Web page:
US Supreme Court Holds That Booking.com Is Not A Generic Mark

Our Associate, Madhurima Gadre discusses “US Supreme Court Holds That Booking.com Is Not A Generic Mark”

Recently, in an 8-1 ruling, the US Supreme Court held that BOOKING.COM is not a generic mark and is capable of acquiring a trade mark registration. Booking.com B.V., an enterprise that operates a travel reservation website, sought federal registration of four (4) marks including the term BOOKING.COM. The U. S. Patent and Trademark Office (“USPTO”) refused registration of the marks by concluding that BOOKING.COM is generic for online hotel reservation services. As per the USPTO, the term BOOKING is generic and .COM is merely an identifier for use on the Internet, and as such, the mark BOOKING.COM is also generic and not entitled to registration. In other words, the mark BOOKING.COM is incapable of acquiring secondary meaning as a trade mark.

Booking.com B.V. filed an appeal against the decision at the Trademark Trial and Appeal Board (“TTAB”), which upheld the USPTO’s decision. Booking.com B.V. appealed and the appellate court held that BOOKING.COM is not generic. The USPTO appealed. The Court of Appeals found no error in the District Court’s assessment of how consumers perceive the term BOOKING.COM. As such, the Court of Appeals rejected the USPTO’s contention that, as a rule, combining a generic term like BOOKING with .COM yields a generic composite. The USPTO filed an appeal at the US Supreme Court.

After hearing remote and live streamed oral arguments for the first time in history, Justice Ginsburg, on behalf of the US Supreme Court, wrote the 8-1 majority opinion. The court held that although BOOKING is a generic term for hotel reservation services, adding the .COM element rendered it a compound term that needs to be considered as a whole. The court noted that if BOOKING.COM were generic, one may expect Travelocity, another such service, to be a BOOKING.COM provider. The court repeatedly looked into consumer perception that BOOKING.COM identifies a particular source of travel reservation services and stated that “because ‘Booking.com’ is not a generic name to consumers, it is not generic”. The court also drew attention to the USPTO’s inconsistent application of its rule that a generic term paired with “.com” is generic and cannot function as a trade mark, given that ART.COM is registered as a trade mark for online retail store services offering art prints, original art and the like. Further, it noted that DATING.COM is also registered for dating services.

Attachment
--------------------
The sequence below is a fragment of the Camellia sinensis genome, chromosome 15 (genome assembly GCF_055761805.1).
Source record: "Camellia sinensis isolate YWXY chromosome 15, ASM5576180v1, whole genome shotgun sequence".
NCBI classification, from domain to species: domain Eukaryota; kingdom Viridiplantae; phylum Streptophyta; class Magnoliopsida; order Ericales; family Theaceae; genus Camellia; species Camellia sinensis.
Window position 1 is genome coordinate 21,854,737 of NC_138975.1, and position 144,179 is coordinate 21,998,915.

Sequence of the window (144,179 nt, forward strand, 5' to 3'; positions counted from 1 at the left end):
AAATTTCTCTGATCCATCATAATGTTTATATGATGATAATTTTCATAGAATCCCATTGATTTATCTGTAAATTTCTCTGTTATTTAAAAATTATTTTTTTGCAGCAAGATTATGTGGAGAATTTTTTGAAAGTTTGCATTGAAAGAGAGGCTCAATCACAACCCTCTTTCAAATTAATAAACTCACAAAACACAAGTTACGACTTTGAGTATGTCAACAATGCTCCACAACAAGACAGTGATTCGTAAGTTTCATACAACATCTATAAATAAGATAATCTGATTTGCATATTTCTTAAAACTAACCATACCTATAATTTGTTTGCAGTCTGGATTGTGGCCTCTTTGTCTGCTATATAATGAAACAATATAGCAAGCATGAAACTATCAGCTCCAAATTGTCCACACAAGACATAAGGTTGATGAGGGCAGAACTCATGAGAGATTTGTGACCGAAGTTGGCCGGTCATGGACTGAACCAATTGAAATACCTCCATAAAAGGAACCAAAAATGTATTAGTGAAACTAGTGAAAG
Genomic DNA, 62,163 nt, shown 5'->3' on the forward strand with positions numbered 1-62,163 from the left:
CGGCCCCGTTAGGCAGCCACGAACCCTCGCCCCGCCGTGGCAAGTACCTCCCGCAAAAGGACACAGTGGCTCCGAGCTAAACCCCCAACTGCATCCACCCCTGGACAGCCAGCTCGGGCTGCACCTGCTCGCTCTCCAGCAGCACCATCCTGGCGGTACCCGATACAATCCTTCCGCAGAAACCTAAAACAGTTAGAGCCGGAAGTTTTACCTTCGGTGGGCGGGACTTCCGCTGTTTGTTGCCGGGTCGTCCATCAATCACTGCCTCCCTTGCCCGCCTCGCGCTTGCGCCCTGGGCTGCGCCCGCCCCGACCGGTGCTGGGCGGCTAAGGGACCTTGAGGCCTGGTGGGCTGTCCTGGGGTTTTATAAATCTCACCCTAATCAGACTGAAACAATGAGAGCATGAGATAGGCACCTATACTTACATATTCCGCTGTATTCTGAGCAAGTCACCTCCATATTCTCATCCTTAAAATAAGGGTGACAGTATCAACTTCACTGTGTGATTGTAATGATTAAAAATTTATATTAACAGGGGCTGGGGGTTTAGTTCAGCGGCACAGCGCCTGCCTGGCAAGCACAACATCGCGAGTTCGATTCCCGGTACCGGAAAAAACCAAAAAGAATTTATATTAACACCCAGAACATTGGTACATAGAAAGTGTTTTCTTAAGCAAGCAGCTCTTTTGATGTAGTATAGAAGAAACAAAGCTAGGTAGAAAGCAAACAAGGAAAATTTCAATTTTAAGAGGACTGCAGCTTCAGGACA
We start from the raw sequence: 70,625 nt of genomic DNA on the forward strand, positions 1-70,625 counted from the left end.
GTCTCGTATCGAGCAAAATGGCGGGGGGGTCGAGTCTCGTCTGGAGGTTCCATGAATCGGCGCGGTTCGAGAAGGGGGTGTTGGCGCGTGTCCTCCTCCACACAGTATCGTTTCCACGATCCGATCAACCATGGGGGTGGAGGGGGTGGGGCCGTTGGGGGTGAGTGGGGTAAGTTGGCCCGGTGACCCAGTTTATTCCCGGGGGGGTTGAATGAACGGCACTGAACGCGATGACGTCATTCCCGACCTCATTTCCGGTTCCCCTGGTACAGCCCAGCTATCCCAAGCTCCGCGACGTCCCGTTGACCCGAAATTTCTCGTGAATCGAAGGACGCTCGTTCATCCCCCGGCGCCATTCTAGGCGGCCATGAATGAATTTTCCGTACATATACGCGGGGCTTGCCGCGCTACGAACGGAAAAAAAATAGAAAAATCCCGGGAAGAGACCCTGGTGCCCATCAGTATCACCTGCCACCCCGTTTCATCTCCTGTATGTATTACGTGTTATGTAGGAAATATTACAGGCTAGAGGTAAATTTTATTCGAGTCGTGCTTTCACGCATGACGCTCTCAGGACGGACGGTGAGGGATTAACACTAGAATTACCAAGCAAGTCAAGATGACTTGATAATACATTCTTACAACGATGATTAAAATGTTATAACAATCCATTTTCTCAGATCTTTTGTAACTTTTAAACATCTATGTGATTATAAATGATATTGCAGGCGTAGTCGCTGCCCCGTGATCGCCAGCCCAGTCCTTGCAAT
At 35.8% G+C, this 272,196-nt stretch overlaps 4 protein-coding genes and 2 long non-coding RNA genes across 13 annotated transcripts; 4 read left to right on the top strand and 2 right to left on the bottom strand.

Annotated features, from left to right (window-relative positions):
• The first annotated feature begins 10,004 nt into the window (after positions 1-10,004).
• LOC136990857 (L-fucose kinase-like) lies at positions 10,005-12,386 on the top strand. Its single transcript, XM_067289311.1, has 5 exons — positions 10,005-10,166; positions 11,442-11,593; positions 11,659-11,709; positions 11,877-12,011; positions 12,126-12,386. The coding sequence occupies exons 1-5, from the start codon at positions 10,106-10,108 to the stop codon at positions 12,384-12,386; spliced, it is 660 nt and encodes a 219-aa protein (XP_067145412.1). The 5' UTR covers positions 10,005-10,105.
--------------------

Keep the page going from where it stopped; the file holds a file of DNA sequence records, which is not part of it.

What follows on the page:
The court clarified that determination of a mark as generic depends on consumer perception, i.e., whether the public will assume the “generic.com” term is the name of a class of goods or services, or as a term capable of distinguishing among members of this class. In the latter situation, a term may be descriptive rather than generic, and even a descriptive term can gain significance as a trade mark if the public comes to associate it with a single source of the goods or services.

The US Supreme Court’s ruling is certainly encouraging to businesses operating under any “generic.com” brands, as they can now seek registration of such “generic.com” marks if they can demonstrate that consumers do not perceive the mark as generic.